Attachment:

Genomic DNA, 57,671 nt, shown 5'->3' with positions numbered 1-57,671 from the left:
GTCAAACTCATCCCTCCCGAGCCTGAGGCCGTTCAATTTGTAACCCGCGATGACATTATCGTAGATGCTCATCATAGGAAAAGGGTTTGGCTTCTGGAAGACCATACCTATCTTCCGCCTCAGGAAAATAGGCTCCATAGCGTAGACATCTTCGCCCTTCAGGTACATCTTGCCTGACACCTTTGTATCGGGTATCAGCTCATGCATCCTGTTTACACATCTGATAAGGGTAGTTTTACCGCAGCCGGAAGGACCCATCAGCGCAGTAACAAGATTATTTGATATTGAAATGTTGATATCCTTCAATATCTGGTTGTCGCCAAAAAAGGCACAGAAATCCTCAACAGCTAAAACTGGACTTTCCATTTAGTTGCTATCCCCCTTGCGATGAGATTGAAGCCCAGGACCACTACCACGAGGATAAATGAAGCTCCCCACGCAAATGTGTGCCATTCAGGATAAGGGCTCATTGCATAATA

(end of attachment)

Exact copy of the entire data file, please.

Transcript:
Genomic DNA, 57,671 nt, shown 5'->3' with positions numbered 1-57,671 from the left:
GTCAAACTCATCCCTCCCGAGCCTGAGGCCGTTCAATTTGTAACCCGCGATGACATTATCGTAGATGCTCATCATAGGAAAAGGGTTTGGCTTCTGGAAGACCATACCTATCTTCCGCCTCAGGAAAATAGGCTCCATAGCGTAGACATCTTCGCCCTTCAGGTACATCTTGCCTGACACCTTTGTATCGGGTATCAGCTCATGCATCCTGTTTACACATCTGATAAGGGTAGTTTTACCGCAGCCGGAAGGACCCATCAGCGCAGTAACAAGATTATTTGATATTGAAATGTTGATATCCTTCAATATCTGGTTGTCGCCAAAAAAGGCACAGAAATCCTCAACAGCTAAAACTGGACTTTCCATTTAGTTGCTATCCCCCTTGCGATGAGATTGAAGCCCAGGACCACTACCACGAGGATAAATGAAGCTCCCCACGCAAATGTGTGCCATTCAGGATAAGGGCTCATTGCATAATA